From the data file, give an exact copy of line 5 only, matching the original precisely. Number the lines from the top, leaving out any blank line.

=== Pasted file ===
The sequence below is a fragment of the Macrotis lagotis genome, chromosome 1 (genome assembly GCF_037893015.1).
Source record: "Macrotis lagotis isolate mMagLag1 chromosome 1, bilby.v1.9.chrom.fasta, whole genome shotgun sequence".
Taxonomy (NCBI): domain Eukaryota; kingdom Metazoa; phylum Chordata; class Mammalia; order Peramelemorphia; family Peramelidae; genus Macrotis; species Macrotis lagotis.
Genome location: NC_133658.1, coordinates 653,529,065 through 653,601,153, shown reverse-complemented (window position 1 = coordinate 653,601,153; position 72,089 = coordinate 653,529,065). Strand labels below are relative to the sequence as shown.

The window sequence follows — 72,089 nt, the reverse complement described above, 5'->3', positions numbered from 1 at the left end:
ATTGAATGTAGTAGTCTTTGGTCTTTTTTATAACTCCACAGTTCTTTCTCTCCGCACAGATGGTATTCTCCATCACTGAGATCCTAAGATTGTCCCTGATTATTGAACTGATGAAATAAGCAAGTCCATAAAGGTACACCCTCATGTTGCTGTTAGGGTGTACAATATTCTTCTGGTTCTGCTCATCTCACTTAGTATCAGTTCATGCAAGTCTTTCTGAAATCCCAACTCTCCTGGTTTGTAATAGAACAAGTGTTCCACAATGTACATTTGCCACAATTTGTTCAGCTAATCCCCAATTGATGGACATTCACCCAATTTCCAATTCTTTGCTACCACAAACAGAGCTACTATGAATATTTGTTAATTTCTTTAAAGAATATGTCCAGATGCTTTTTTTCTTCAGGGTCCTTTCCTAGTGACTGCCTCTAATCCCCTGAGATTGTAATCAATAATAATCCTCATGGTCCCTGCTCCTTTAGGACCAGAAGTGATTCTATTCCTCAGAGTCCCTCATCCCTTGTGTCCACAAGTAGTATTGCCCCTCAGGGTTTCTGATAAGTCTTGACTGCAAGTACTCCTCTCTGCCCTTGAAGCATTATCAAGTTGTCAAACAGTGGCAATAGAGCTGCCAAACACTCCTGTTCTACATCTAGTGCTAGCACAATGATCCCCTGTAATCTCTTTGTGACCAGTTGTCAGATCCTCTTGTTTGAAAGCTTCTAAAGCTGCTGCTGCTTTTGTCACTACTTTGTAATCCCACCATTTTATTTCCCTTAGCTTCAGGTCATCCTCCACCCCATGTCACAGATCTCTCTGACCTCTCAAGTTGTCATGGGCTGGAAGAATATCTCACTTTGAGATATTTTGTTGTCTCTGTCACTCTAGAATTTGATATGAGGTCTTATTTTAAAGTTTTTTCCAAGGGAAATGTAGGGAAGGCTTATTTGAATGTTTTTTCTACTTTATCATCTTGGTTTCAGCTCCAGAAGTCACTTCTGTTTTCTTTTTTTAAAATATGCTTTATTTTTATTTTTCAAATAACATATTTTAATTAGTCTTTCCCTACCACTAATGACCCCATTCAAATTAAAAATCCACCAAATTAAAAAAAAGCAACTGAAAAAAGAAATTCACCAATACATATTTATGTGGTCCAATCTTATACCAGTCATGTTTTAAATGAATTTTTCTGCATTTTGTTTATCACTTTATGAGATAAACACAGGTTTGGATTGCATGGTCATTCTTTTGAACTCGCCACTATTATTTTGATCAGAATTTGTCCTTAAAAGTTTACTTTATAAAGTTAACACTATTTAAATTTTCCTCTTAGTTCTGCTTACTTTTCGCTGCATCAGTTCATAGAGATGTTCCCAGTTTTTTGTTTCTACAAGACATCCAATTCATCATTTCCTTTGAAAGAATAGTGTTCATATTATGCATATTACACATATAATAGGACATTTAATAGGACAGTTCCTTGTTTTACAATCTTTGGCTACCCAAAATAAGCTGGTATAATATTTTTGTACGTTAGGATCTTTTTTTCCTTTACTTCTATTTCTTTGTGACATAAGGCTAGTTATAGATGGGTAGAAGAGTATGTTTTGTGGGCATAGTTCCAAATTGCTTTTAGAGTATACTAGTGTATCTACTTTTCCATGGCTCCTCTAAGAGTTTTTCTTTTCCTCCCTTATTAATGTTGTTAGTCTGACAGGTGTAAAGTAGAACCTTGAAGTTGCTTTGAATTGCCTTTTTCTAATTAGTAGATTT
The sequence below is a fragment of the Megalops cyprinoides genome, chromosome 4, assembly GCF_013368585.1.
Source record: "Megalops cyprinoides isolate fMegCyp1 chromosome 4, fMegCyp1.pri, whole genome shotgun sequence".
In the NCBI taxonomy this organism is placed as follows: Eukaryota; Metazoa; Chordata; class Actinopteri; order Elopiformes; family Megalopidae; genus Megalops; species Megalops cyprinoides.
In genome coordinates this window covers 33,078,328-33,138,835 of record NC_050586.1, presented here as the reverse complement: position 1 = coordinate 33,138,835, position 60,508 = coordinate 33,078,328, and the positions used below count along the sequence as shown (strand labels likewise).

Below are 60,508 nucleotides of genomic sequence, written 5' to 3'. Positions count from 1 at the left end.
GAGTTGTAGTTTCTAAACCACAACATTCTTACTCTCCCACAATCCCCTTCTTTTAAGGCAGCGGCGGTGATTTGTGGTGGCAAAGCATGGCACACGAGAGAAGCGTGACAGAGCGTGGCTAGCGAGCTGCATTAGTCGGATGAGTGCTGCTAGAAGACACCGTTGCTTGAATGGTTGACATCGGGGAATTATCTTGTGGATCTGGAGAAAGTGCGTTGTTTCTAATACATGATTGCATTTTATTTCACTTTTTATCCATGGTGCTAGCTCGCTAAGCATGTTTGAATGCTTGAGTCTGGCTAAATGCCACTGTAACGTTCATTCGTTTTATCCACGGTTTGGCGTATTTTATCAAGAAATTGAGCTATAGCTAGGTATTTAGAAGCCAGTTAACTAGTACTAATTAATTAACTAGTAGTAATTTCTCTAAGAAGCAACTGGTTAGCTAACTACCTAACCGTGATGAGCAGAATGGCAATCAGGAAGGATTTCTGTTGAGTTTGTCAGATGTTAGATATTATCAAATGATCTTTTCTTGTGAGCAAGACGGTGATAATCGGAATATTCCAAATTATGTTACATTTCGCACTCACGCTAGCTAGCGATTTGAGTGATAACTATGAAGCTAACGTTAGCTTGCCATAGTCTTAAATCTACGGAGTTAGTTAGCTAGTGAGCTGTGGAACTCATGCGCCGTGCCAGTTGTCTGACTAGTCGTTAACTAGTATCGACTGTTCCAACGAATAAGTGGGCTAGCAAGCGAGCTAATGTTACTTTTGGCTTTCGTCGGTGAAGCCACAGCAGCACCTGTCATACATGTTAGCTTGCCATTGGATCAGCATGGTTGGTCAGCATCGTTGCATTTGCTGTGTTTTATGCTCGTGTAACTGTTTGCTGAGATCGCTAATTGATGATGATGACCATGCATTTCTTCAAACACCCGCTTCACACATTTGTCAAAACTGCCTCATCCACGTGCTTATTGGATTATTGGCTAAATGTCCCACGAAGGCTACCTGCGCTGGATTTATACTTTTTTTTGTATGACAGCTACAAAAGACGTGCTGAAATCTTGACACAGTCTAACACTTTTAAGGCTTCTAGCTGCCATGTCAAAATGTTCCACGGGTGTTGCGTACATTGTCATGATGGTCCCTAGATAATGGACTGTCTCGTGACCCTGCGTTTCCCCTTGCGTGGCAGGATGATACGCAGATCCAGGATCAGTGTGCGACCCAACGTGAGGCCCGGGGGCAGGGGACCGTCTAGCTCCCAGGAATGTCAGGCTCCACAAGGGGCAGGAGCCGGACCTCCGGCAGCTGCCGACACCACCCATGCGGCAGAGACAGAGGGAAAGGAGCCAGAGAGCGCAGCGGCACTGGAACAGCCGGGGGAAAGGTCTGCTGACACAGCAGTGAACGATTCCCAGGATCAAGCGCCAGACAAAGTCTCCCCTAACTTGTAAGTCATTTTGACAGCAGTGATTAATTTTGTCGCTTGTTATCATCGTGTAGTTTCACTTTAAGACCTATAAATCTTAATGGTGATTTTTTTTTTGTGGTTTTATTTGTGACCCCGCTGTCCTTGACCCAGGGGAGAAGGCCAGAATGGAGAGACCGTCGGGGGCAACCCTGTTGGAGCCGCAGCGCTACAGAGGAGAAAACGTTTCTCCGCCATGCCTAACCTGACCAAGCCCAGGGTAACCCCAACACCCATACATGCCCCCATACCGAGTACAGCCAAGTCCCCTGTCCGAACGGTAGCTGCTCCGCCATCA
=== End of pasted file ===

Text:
The window sequence follows — 72,089 nt, the reverse complement described above, 5'->3', positions numbered from 1 at the left end: